Table of Contents
ISRN Biotechnology
Volume 2014, Article ID 463074, 31 pages
http://dx.doi.org/10.1155/2014/463074
Review Article

Current Challenges in Commercially Producing Biofuels from Lignocellulosic Biomass

1DOE Great Lakes Bioenergy Research Center, Michigan State University, East Lansing, MI 48824, USA
2Biomass Conversion Research Laboratory (BCRL), Department of Chemical Engineering and Materials Science, Michigan State University, MBI Building, 3900 Collins Road, Lansing, MI 48910, USA

Received 15 December 2013; Accepted 19 February 2014; Published 5 May 2014

Academic Editors: G. Garrote, C. Han, S. Sanyal, and A. Trincone

Copyright © 2014 Venkatesh Balan. This is an open access article distributed under the Creative Commons Attribution License, which permits unrestricted use, distribution, and reproduction in any medium, provided the original work is properly cited.

Abstract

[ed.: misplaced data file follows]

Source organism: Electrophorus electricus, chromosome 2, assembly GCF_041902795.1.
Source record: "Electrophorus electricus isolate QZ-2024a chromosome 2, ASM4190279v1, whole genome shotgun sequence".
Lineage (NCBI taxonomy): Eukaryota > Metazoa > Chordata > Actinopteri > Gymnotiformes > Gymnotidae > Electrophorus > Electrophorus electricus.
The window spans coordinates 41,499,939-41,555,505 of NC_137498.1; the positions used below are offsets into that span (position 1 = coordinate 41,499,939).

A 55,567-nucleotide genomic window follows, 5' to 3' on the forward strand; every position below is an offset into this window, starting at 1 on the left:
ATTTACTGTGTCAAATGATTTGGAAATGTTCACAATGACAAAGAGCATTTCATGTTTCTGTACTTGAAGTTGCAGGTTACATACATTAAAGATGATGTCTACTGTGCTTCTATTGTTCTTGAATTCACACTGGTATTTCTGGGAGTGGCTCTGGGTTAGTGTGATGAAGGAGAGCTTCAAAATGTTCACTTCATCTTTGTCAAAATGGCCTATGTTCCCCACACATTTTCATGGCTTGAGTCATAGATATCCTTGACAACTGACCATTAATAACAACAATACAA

Biofuels that are produced from biobased materials are a good alternative to petroleum based fuels. They offer several benefits to society and the environment. Producing second generation biofuels is even more challenging than producing first generation biofuels due the complexity of the biomass and issues related to producing, harvesting, and transporting less dense biomass to centralized biorefineries. In addition to this logistic challenge, other challenges with respect to processing steps in converting biomass to liquid transportation fuel like pretreatment, hydrolysis, microbial fermentation, and fuel separation still exist and are discussed in this review. The possible coproducts that could be produced in the biorefinery and their importance to reduce the processing cost of biofuel are discussed. About $1 billion was spent in the year 2012 by the government agencies in US to meet the mandate to replace 30% existing liquid transportation fuels by 2022 which is 36 billion gallons/year. Other countries in the world have set their own targets to replace petroleum fuel by biofuels. Because of the challenges listed in this review and lack of government policies to create the demand for biofuels, it may take more time for the lignocellulosic biofuels to hit the market place than previously projected.